While we’re a little wary of Getty given some of its past actions, the company should be applauded for actually recognizing reality, and trying to adapt accordingly, recognizing how it might better serve people who otherwise would automatically go somewhere else.

Not too long ago, we had actually explored various stock photography offerings that were out there, even talking to Getty about its program (which was insanely expensive). Instead, we decided to focus on situations where Creative Commons images and/or fair use situations would work best. However, with this move, we may take another look at Getty for our own image needs.

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Companies: getty images

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Comments on “Getty Images Decides It's Mostly Better To Compete Than Sue, Frees Up Millions Of Images”

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21 Comments
Anonymous Coward says:

There are plenty of places on line that are Royality Free to have to deal with Getty. I have the ability to remove the watermarks but why bother with the time it takes to do that when I can just go somewhere else for images every bit as good with no hassles in having to screw with the image before being able to put it to use.

As far as I am concerned, Getty has a reputation of suing everything that moves. I’ve long ago figured out where to go for legal images that don’t involve them. Since I have this habit, I think I will just keep it.

madasahatter (profile) says:

Stock Images

As AC noted, there plenty of free stock images available online. Unless one needs a very, very specific image there probably is a free or at worst very, very cheap stock image available. The problem that many photographers are facing is the Internet has made access to previously inaccessible images possible. Photography is very tough business.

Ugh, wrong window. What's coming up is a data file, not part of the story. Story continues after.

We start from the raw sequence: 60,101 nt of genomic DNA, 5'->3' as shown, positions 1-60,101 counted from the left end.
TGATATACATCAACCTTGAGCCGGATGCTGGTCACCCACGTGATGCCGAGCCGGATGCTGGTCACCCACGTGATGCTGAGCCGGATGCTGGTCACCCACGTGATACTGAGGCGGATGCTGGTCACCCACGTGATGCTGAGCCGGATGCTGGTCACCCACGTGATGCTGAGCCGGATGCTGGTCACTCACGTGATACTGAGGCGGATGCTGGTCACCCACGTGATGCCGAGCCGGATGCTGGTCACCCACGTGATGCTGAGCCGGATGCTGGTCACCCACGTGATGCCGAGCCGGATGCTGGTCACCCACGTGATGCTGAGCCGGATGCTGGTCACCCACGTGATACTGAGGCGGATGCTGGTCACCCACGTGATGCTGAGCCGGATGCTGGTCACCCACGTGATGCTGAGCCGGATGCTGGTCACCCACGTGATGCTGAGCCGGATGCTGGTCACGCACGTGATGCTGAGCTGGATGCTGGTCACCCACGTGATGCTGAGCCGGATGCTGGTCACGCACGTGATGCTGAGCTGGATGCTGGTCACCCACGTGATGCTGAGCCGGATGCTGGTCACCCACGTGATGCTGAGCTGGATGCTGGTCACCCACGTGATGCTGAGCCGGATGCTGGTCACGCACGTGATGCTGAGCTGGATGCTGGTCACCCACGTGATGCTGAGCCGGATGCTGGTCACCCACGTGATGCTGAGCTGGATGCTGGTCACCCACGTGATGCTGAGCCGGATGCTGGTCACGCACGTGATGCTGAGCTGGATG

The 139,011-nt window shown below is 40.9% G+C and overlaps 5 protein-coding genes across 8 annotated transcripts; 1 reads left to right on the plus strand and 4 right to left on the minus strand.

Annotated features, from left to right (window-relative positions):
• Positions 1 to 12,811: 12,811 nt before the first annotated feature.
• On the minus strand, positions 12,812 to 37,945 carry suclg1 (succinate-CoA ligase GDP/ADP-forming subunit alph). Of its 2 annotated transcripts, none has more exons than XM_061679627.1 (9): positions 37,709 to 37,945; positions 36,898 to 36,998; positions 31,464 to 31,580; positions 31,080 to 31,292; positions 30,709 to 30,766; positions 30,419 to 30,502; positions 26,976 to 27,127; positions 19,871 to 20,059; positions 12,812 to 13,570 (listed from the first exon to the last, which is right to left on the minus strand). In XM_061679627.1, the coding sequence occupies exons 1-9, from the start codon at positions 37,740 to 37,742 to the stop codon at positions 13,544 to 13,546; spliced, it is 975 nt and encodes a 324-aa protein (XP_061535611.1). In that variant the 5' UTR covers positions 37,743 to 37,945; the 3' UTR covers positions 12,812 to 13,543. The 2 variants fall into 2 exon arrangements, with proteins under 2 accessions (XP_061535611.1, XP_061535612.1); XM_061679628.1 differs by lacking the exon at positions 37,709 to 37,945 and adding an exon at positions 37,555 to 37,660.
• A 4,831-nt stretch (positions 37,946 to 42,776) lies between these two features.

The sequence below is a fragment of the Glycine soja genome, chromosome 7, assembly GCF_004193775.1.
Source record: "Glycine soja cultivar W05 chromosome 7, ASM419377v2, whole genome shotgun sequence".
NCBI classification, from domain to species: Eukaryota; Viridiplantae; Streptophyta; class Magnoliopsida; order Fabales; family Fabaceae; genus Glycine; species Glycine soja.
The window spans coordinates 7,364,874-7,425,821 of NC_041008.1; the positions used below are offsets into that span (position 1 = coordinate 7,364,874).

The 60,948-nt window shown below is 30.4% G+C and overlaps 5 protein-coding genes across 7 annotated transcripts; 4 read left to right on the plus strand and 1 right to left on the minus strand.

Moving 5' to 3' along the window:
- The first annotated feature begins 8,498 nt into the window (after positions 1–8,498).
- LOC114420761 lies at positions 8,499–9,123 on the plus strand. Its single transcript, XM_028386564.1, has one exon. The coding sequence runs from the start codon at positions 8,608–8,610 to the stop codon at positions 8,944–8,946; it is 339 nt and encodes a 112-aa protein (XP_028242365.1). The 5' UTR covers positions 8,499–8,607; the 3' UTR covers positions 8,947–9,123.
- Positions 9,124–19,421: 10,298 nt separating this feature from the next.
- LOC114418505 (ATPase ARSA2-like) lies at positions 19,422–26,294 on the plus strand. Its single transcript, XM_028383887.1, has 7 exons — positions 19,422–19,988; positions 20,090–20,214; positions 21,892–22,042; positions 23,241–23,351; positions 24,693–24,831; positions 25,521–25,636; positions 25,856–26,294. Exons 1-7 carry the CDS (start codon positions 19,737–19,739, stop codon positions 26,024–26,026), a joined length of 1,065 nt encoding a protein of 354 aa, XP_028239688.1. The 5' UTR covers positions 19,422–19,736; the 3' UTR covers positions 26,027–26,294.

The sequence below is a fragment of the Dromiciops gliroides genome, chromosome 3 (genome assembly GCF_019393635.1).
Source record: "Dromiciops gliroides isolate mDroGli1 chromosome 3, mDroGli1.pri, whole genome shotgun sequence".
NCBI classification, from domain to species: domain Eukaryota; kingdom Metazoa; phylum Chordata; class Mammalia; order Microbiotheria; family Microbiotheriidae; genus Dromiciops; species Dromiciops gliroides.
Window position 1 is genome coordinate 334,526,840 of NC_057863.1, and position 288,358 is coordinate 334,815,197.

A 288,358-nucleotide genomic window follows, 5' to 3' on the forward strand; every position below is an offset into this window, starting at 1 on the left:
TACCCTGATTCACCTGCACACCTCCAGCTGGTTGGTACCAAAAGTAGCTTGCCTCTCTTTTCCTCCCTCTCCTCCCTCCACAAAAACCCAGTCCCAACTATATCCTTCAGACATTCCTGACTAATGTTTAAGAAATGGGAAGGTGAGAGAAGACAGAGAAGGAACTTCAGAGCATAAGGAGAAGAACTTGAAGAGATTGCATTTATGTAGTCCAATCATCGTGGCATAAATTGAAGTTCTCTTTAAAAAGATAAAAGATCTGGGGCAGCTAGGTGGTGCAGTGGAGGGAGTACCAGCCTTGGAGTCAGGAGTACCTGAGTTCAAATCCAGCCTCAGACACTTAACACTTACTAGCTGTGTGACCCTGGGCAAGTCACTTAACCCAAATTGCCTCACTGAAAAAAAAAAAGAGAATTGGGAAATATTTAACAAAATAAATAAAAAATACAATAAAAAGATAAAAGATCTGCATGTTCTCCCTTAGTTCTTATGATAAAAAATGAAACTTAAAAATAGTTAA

LAB (profile) says:

I feel for the modern day professional photographer. I was at a conference recently and a gentleman that represents photographers says they are getting killed. They post an image and people just rip it and don’t pay them anything. He was actually lamenting that they would have more power to collect monies if they had something akin to the performing rights organizations that music has.
Getty sues because they run a business based on licensing. If they don’t sue, why would anyone license use of their images or videos, especially businesses that can afford to/need to use their services. I find this pretty smart and it seems they are looking towards the future trying to strike a balance between revenue and reality.

John Fenderson (profile) says:

Re: Re: Re:

Have you seen a professional photographer at work? They tak a crazy number of pictures, specifically because of that “get lucky” effect. The real skill and talent they’re employing is not so much about the photography itself as about the ability to recognize a great picture when they see one, and how to crop a picture to best effect.

As with writing, the thing that makes a photograph great is not the production of the picture as much as the editing.

The ability to do that is no more common because everyone has a camera — although it does mean that there are people who may never have known they have an eye for photography if they didn’t have a camera on them all the time.

JEDIDIAH says:

Re: Re: Re: Meh. Meh I say.

Actually ALL of that is far more common because everyone has a camera. Not only are the cameras pervasive but so are all of the associated tools. There is a vanishingly small opportunity for a full time professional to distinguish themselves in this area.

You simply don’t have to “rip off” a professional. There are far too many alternatives available.

Of course the really mediocre professionals will be the first ones to suffer the bloodbath. If you have no genuine artistic talent, you really have nothing to distinguish yourself.

Pragmatic says:

Re: Re:

I see your point, LAB, but as I’ve previously explained to other photographers and artists, operating a license-based business model in an era when copying has never been easier is unwise, as you’d spend most of your time suing people for infringing your copyright.

I suggested to them that they limit what they put online to what they are prepared to see used without permission and use Flattr, PayPal and other donation options as a revenue stream while experimenting with ways of adding value to their products and services so people will want to pay them. While watermarking does force people to pay for items they can’t get the watermarks off, it’s easy enough to simply copy the image as used in situ online if you want to, so it’s not terribly effective.